But this, my friends, is not a good idea.
I’ve realized that my language level, very sneakily, has really changed while in Taiwan. This is in no way saying I’m fluent. But for a student who is only in her 3rd year of study, I’m pretty proud of where I am. I was able to test into the highest level of non-native-speaker-Chinese (like ESL class), which is full of heritage speakers and people who have been studying for at least twice as long as I have been. I came to Taiwan not really being able to write traditional characters (Taiwanese and Hong Kong characters are much more difficult to write than Mainland and Singapore ones), and by trial-through-fire I’ve got it mostly figured out. I’ve pretty much figured out Zhuyin (a phonetic system which kind of looks like Japanese hiragana, if you squint a bit), which is the phonetic system of Taiwan that no other Chinese-speaking region uses. I can open up a Taiwanese website and pretty much understand what ever button does, and how to navigate the site. I can understand enough of a presentation to at least be able to ask about a part which I found unclear. And most importantly of all, I have developed the ability to skim. Whereas before I may have had to read every word on the page slowly to figure out the meaning of the words, I can now just skim my eyes over things and get the basic idea. For anyone who has ever attended college, you understand just how vital this skill is.
Best of all, I’ve been developing the ability to “handle life” in Chinese. I can open up the school website and pretty much find what I am looking for. I can think in Chinese when I speak, instead of constantly translating things in my head. I’ve developed an accent, which on good days, is actually pretty-darn-close to the accent of a Taiwanese native speaker. Or at least, not as painfully laowai as it could be. Best of all, I’ve developed quite a few friendships using only Chinese. Not oh-we-are-language-partners-lets-do-homework friendships, but actual, normal, we-enjoy-each-other’s-company-and-have-common-interests-so-lets-be-friends friendships. And all this happened without my even noticing. Imagine that.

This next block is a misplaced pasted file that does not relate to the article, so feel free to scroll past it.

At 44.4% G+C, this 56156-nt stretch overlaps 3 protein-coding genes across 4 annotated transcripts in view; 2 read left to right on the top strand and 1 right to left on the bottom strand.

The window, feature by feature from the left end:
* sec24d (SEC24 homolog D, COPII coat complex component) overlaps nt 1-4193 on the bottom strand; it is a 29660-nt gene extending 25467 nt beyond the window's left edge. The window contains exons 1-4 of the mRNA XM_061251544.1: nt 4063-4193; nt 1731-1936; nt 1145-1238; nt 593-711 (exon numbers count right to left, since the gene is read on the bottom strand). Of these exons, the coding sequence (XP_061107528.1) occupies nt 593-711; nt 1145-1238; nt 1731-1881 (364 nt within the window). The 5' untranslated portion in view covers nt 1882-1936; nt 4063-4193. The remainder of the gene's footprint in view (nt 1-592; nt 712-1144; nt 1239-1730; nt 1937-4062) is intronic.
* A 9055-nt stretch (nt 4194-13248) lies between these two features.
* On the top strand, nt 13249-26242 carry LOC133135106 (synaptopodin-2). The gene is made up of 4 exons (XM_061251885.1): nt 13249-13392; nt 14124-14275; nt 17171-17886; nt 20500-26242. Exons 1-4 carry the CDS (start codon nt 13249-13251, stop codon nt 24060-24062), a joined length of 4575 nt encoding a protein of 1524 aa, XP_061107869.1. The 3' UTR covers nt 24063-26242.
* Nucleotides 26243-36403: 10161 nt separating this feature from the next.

The fact is, no, I can’t handle all forms of formal, academic Chinese, nor can I really understand when my friends speak in a string of nothing but slang. But I do have a good hold on the middle of the spectrum. I have the tools to look up words in the Chinese dictionary, and understand the meaning. I finally understand enough that I can pick up a book and guess words I don’t know based on context clues. This definitely counts for something. I no longer get hung up on words like “cat” and “mountain”, but rather words like “the aforementioned” and “cleft palate”. This is progress.
I wish I could be stunned by the beauty of the Chinese language, but I haven’t quite gotten there yet. In English, sometime I will stumble upon a sentence that is so beautifully constructed it makes me stop for a minute, and admire the way in which the author was able to take a concept I had always only felt, and give it justice by putting it into words. I still don’t have this ability to really discern beauty in Chinese. Maybe, as a non-native speaker, I will never gain this. But as I continue to study, I hope I can begin to at least grasp at the edges of the realm of understanding (I’m looking at you, classical Chinese class!)
I realize what an amazing opportunity I have here in Taiwan. I am literally surrounded by friends and teachers who are incredibly patient, and who are willing to do just about anything to help me improve (this is because Taiwanese people are one of the best groups of people on the planet- but we’ll save this for another post). I’m also blessed with the privilege of having English, the secondary language of NTU, as my native language, and always have the chance to express myself with my native language and be *mostly* understood. Unlike students from other countries who have to go through a second language to learn a third, I get to skip a step. I really can’t complain at all, in the scheme of things, I have it quite easy.
So in the end, I guess I have to be just a little bit more forgiving towards myself. I’ll probably never reach the peak of the mountain that is fluency, but at least I’m getting closer to the top. And in the meantime, I’m really enjoying the process. I get the same happiness from sitting down and practicing a list of vocabulary words that others get from playing soccer, knitting, or reading a good book. It’s worth doing simply because it is enjoyable. And if I enjoy it, it is worth working through frustrations, in order to improve.